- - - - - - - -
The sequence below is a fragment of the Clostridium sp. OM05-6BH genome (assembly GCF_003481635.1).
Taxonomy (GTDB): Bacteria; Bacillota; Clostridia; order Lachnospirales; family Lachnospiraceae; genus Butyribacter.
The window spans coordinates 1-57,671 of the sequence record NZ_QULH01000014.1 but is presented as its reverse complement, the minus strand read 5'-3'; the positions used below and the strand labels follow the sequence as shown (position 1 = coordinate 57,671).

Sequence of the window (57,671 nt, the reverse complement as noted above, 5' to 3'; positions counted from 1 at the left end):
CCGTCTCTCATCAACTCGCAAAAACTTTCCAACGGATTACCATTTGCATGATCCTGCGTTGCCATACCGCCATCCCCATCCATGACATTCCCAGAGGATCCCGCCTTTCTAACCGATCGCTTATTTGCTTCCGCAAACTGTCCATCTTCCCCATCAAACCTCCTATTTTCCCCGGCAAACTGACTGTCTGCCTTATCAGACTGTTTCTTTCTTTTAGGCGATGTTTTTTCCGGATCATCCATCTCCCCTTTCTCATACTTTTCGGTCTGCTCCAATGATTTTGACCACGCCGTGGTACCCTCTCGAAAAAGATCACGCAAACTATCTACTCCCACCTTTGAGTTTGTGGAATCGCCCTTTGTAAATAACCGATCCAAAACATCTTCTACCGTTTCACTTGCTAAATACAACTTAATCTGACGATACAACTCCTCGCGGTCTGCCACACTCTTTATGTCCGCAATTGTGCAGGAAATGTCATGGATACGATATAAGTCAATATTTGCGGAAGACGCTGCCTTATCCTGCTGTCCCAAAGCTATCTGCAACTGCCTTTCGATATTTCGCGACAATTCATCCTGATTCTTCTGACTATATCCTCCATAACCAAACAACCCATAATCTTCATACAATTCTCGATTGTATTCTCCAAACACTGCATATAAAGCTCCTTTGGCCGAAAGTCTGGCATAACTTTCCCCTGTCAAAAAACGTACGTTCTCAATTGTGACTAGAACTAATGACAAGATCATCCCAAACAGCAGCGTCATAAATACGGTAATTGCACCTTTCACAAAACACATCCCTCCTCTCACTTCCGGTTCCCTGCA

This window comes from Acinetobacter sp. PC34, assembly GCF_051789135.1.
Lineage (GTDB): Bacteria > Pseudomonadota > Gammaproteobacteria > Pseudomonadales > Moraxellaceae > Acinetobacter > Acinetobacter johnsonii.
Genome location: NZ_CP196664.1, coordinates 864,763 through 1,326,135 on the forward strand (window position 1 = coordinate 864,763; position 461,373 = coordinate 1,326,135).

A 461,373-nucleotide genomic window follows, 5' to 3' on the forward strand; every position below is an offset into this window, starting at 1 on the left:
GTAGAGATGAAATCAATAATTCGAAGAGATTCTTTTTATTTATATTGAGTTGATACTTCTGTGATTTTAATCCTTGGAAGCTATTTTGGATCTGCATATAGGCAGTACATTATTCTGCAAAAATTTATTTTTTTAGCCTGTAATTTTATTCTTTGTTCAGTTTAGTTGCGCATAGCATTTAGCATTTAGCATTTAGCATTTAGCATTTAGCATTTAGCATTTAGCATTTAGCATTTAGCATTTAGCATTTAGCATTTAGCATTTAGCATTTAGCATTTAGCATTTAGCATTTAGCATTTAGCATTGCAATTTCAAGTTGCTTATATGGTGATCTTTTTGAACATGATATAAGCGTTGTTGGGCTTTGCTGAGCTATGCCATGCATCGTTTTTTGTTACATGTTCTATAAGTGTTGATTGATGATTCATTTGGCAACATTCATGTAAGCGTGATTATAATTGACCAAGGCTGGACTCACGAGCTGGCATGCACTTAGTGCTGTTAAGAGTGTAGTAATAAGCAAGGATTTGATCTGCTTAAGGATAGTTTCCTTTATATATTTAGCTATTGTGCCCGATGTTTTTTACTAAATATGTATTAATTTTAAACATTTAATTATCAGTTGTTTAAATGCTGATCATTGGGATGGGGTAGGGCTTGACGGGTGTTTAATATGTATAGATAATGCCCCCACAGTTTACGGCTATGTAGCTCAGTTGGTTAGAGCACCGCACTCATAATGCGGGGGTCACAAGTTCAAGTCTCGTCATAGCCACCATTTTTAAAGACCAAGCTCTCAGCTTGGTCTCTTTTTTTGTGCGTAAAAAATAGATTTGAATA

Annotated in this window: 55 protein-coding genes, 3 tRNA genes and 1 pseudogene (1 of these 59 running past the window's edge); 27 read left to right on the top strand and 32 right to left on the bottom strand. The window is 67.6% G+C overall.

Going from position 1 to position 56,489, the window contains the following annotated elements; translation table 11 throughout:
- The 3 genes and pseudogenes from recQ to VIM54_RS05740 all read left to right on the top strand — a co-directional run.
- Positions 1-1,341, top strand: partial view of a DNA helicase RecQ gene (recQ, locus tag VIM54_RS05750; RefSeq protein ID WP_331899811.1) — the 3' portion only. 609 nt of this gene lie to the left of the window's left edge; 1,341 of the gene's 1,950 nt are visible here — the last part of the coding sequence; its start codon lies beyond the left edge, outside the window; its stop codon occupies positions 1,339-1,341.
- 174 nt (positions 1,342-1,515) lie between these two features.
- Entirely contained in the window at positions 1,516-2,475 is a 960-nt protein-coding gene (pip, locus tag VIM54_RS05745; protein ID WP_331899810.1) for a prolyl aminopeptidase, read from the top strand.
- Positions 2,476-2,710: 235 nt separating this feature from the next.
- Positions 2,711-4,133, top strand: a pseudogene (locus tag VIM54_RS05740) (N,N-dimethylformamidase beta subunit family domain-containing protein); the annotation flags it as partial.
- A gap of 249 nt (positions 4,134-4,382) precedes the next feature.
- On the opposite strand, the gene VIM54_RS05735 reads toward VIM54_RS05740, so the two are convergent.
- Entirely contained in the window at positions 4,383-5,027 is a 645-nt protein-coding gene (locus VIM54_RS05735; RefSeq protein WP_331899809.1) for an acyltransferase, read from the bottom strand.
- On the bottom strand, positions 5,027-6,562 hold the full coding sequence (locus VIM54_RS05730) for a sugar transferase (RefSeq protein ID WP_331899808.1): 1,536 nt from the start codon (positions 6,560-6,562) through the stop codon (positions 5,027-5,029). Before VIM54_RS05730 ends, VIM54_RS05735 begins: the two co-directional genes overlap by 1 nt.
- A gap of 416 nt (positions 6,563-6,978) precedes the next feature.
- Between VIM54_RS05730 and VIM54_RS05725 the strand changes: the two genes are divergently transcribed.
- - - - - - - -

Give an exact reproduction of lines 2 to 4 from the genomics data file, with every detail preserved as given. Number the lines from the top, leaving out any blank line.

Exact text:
Taxonomy (GTDB): Bacteria; Bacillota; Clostridia; order Lachnospirales; family Lachnospiraceae; genus Butyribacter.
The window spans coordinates 1-57,671 of the sequence record NZ_QULH01000014.1 but is presented as its reverse complement, the minus strand read 5'-3'; the positions used below and the strand labels follow the sequence as shown (position 1 = coordinate 57,671).

Sequence of the window (57,671 nt, the reverse complement as noted above, 5' to 3'; positions counted from 1 at the left end):